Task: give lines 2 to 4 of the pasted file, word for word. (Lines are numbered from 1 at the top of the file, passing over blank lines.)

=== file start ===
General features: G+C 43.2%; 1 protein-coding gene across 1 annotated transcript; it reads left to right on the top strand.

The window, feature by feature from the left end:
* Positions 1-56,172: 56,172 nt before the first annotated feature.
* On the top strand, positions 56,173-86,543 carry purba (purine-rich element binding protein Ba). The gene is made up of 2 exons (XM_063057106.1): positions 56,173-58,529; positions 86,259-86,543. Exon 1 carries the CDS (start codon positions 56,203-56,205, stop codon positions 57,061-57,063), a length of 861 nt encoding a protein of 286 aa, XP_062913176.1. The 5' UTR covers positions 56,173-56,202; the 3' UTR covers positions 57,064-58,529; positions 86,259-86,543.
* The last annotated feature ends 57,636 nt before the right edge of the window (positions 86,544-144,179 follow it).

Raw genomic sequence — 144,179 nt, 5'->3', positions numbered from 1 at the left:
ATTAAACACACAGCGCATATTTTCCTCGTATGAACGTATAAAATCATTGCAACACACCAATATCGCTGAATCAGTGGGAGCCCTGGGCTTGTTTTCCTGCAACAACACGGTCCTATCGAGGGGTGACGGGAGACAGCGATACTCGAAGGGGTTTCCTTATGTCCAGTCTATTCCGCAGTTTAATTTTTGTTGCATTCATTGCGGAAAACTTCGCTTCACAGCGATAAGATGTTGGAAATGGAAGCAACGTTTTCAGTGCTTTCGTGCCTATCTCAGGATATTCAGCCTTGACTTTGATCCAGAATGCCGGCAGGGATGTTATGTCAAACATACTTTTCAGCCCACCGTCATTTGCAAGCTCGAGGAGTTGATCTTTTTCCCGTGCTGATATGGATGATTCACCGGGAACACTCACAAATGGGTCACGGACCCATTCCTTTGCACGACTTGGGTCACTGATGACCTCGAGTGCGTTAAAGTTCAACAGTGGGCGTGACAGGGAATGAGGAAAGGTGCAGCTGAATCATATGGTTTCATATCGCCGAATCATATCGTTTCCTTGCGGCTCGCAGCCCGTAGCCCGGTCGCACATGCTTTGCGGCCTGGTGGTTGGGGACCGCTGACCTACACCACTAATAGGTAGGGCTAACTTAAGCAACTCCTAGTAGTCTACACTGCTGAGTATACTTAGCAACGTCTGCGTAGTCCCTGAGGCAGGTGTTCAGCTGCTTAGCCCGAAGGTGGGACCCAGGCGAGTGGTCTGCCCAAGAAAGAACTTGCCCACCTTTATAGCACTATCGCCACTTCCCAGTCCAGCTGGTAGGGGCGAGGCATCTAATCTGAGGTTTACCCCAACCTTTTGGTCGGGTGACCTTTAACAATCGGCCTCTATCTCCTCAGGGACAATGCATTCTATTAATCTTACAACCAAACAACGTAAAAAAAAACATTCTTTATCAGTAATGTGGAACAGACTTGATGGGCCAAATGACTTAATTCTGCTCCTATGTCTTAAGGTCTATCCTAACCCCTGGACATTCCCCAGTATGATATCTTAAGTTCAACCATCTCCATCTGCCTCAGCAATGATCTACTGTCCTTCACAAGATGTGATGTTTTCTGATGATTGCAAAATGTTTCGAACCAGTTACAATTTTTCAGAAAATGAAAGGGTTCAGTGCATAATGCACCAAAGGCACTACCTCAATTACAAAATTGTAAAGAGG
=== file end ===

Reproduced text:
The window, feature by feature from the left end:
* Positions 1-56,172: 56,172 nt before the first annotated feature.
* On the top strand, positions 56,173-86,543 carry purba (purine-rich element binding protein Ba). The gene is made up of 2 exons (XM_063057106.1): positions 56,173-58,529; positions 86,259-86,543. Exon 1 carries the CDS (start codon positions 56,203-56,205, stop codon positions 57,061-57,063), a length of 861 nt encoding a protein of 286 aa, XP_062913176.1. The 5' UTR covers positions 56,173-56,202; the 3' UTR covers positions 57,064-58,529; positions 86,259-86,543.